Darling Grenadine Creator Daniel Zaitchik Shares Five Singer-Songwriter Albums That Inspired Him as a Teenager
Daniel Zaitchik is the composer, lyricist, and librettist for the Roundabout Theatre Company’s off-Broadway musical Darling Grenadine. A musical about love and all its complicated realities, Darling Grenadine previously played at Goodspeed Musicals and the Marriott Theatre in Chicago before arriving in New York—the city which is like another character in the show.
BroadwayBox recently caught up with the Kleban Prize winner in hopes of learning a bit more about him through his early influences. Scroll on as Daniel Zaitchik shares with us five albums by singer-songwriters that inspired him as a teen.
Although I write and love music-theatre, growing up I was most inspired by singer-songwriters—evocative storytellers, many of whom could have written great musicals actually (and some have!). I’m leaving out some major players, but here are five albums that I remember listening to over and over again…
Billy Joel– Greatest Hits Volume I & II
Billy was probably the first singer-songwriter I ever learned about. Each song was a little movie. I remember being so taken by his songs about working class people, war, and American lives, with memorable melodies and incredible piano skills. “Goodnight Saigon” is basically a 7-minute musical (…which I would perform for myself in my bedroom.)
A favorite Billy Joel track: “Summer, Highland Falls”.
Tori Amos—Little Earthquakes
I learned about Tori Amos when—after giving a recital of my original music—a friend said “You sorta sound like Tori Amos”—which I heard as “Toreeamuss.” So, I went to the local music store and asked if they had any “Toreeamuss” CDs. I didn’t know if it was a person or a band or what. Eventually the salesperson figured out what I was looking for. My ears rejoiced. It was the first time I heard a piano being played in a way I really understood. And although I probably had no idea what she was singing about, it didn’t matter. She was a magician. I was transported.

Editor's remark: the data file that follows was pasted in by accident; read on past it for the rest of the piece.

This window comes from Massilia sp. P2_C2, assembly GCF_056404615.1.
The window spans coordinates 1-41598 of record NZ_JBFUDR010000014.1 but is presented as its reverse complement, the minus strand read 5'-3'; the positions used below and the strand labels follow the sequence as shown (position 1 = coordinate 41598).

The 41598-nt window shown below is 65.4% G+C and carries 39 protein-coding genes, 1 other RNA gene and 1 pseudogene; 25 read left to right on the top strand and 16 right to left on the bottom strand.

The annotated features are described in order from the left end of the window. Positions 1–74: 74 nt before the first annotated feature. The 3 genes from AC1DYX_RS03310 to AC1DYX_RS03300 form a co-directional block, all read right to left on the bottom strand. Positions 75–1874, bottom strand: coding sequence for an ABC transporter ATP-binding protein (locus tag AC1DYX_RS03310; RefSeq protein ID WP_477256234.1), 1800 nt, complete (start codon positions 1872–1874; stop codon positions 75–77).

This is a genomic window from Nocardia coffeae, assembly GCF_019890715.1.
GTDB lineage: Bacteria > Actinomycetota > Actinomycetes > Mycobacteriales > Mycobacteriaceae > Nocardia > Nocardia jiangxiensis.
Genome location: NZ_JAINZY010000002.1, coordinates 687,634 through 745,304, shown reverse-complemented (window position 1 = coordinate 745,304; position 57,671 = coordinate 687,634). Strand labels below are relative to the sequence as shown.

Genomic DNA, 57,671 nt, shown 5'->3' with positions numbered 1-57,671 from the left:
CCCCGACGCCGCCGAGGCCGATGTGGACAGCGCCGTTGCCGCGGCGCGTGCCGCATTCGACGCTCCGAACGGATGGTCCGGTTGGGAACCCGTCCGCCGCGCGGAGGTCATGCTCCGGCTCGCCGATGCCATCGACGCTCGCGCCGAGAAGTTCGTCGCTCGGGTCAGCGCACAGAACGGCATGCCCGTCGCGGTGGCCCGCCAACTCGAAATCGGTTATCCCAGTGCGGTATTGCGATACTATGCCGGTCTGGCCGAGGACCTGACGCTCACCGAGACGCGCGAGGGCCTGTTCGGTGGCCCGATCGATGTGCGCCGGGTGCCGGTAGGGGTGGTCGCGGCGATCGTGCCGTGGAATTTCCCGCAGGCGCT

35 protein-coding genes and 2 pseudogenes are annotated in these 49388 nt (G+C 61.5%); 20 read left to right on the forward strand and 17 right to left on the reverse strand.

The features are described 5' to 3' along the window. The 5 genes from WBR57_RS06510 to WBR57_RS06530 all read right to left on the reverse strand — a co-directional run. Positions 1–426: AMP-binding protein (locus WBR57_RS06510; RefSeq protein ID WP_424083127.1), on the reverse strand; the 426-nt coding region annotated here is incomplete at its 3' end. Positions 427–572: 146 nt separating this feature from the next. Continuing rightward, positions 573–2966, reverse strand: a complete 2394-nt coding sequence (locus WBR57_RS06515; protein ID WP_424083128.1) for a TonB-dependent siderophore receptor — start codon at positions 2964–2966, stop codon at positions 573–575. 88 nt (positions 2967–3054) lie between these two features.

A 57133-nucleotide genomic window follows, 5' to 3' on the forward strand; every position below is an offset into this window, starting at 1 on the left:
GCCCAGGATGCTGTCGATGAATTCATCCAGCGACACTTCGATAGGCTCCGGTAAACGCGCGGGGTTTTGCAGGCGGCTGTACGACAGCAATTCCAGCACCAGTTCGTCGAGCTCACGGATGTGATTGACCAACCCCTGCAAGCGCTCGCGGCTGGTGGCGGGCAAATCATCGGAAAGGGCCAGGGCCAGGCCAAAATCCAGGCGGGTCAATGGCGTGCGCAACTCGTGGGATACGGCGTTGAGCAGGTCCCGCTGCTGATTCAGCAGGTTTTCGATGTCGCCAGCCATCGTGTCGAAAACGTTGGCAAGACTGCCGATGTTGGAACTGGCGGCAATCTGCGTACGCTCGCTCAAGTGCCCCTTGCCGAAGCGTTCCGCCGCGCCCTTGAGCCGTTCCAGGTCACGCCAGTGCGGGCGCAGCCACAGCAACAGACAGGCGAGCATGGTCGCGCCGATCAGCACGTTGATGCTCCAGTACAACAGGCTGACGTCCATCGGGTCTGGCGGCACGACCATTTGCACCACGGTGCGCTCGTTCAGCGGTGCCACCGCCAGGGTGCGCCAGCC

A favorite Tori Amos track: “Winter”.
Nina Simone—Don’t Let Me Be Misunderstood
When I was a kid, I had no idea about the fascinating and complicated life of Nina Simone. I only had this one album. Her voice. These songs. Civil rights anthems, folk songs, Broadway standards—she could do it all. And she was enchanting.
A favorite Nina track: “Ne Me Quitte Pas”.
Leonard Cohen—The Best of Leonard Cohen
Leonard Cohen was a singular poet. One of the greats. Intimate, expansive, sardonic, hopeful, always questioning—he shied away from nothing. This album was my introduction to him.
A favorite Leonard Cohen track: “Famous Blue Raincoat”
I don’t remember how I was first introduced to Bjork, but man, I was immediately smitten. Orchestral and electronic, she transcended genre, and I was carried from the suburbs of Boston to faraway places. Tidbit: the summer after my freshman year of college I went to Iceland. I joked that I would run into Bjork. And then I actually did. In an IKEA.
A Favorite Bjork track: “Hyperballad” (Brodsky Quarter version)